Rebuilding education in Afghanistan
By the time the Taliban fell in 2001 only about 900,000 (or 5 per cent) of all school-aged Afghani children were attending school; almost all of them were boys.
“You couldn’t even call what those kids were receiving an education,” Ms Wardak says.
“There was no curriculum and very few learning resources. Our education system hadn’t just been neglected – it had been decimated.”
Having left Afghanistan in her early teens, Ms Wardak was educated in Canada and Sweden. She remained passionate about her home country, and seized the opportunity to return in 2002.
The situation she faced was daunting. There were 20,000 teachers for a country with a population of about 20 million, and only a handful of those were women. The future of the profession looked particularly dim, with only four teacher education colleges hosting a total of 450 students and 50 lecturers – all of whom were men.
Supported by a number of international aid agencies, Ms Wardak and her colleagues in the Ministry of Education’s Teacher Education Department embarked on a highly ambitious development program. They shared some of their impressive results on a recent visit to the University of Melbourne’s Graduate School of Education (MGSE).
“We now have 7.5 million students in schools, about a third of which are girls,” she says.
“The challenge for my department has been not just to supply enough teachers to meet this demand, but to ensure these teachers are competent professionals with access to appropriate resources.”
With the number of students attending school increasing rapidly (from 2001 to 2003 it increased from 900,000 to 3.5 million), Ms Wardak’s department had to introduce emergency measures to supply enough teachers.
“School doors opened for millions of children, including girls, which was just fantastic. But this meant we had to recruit lots of teachers quickly,” Ms Wardak says.
“As a result, we now have large numbers of teachers in our classrooms without the desired level of education.”
The department set up a network of province-based Teacher Training Colleges. Every province has at least one college, with a total of 42 colleges serving the country’s 34 provinces. Within the provinces, 80 district-based satellite colleges provide additional training support, such as the Accelerated Learning Program for teachers whose current qualifications require upgrading.
“This is the first time in Afghanistan’s history when every province has a teacher working there,” she says.
“Last year, we also saw remote provinces like Zabul graduate their first ever batch of female teachers. I’m pleased with our progress, but we still face some huge challenges.”
Among those challenges are the number of unqualified teachers, the security situation forcing school closures in some areas, a lack of infrastructure and a shortage of female teachers. Although 30 per cent of teachers in the system are women, they are almost all based in urban centres. Twenty-five provinces have no female teachers at all.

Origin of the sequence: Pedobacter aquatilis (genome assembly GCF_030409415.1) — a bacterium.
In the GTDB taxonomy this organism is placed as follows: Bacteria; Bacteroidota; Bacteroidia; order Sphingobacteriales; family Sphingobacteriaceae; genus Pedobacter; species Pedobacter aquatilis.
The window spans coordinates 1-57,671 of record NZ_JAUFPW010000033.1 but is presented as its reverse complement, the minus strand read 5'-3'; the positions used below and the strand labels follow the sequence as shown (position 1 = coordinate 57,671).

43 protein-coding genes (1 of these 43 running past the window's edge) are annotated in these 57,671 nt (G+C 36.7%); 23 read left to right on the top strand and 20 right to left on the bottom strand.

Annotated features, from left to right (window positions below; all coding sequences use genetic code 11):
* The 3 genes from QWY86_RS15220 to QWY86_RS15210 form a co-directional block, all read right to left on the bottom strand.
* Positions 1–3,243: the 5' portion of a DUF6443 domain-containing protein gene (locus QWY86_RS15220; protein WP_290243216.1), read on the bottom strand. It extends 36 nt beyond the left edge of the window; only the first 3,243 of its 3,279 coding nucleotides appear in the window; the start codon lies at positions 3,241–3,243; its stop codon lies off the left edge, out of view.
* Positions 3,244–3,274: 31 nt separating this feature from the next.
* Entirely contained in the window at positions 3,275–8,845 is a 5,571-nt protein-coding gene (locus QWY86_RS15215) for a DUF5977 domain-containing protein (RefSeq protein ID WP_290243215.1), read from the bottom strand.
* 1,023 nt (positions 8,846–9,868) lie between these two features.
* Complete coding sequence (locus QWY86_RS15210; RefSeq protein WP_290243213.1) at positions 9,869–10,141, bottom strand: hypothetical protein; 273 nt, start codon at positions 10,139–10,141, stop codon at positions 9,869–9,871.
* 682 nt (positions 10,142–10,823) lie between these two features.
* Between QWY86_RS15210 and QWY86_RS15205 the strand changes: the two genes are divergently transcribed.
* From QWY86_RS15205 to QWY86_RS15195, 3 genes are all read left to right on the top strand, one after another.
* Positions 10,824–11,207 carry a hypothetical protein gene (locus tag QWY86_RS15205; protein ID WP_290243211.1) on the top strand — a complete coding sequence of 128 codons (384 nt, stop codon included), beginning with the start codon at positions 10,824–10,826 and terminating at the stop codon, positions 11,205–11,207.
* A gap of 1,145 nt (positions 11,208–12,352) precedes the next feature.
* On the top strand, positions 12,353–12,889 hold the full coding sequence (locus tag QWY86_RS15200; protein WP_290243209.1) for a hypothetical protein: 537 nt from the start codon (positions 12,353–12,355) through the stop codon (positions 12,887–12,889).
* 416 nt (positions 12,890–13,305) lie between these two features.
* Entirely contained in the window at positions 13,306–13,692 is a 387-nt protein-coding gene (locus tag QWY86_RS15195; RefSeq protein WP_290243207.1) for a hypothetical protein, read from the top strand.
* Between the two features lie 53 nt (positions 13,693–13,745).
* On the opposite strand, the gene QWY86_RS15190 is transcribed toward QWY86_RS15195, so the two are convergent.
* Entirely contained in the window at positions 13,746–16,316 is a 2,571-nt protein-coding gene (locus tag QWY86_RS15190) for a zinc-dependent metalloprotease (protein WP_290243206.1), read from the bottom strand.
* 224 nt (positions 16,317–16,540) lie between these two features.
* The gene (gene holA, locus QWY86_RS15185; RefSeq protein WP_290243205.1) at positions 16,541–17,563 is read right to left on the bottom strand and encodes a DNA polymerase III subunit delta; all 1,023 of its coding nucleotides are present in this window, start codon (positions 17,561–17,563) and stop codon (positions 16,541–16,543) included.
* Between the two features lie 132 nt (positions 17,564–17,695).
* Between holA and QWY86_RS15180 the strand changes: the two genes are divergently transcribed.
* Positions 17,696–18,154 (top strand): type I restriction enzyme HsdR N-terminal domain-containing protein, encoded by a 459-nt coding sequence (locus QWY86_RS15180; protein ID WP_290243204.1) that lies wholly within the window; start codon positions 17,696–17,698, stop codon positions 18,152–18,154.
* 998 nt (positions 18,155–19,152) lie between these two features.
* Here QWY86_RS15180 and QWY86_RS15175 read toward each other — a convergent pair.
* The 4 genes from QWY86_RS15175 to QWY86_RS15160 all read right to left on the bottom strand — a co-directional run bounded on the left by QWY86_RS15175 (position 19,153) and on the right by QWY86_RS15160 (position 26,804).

“In many communities, particularly rural and remote communities, it remains unacceptable for a girl to be taught by a man,” Ms Wardak says.
“In over 200 districts girls can’t get a secondary education, so they remain excluded from participating in the country’s economy. Women count for over half our population and yet their voices remain largely silent. This has to change – attracting more women into teaching will make a big difference.”
The department offers girls in target provinces scholarships to complete secondary school and go to a Teacher Training College. A top up program is also in place to help female teachers upgrade their qualifications, there is a program in place to help women get their teaching diploma and another special program offers women an accelerated course in early childhood education while they complete their secondary education.
Looking to other education systems to guide the next phase of education development, the department’s recent visit to MGSE covered issues around quality assurance, developing a system of effective, research-informed professional development and models for attracting people (particularly women) into teacher education programs in remote areas.
Ms Wardak and her colleagues were particularly interested to learn about the Master of Teaching’s approach to teacher education, which links theory closely to practice and is rated by 90 per cent of graduates as preparing them very well for teaching. They were also interested in learning about the Teach for Australia model of teacher education, which provides Associates with ongoing learning and development as they teach a 0.8 load.
The Afghan Ministry of Education visit to the University of Melbourne’s Graduate School of Education was part of a study tour funded by the Australian Government through AusAID.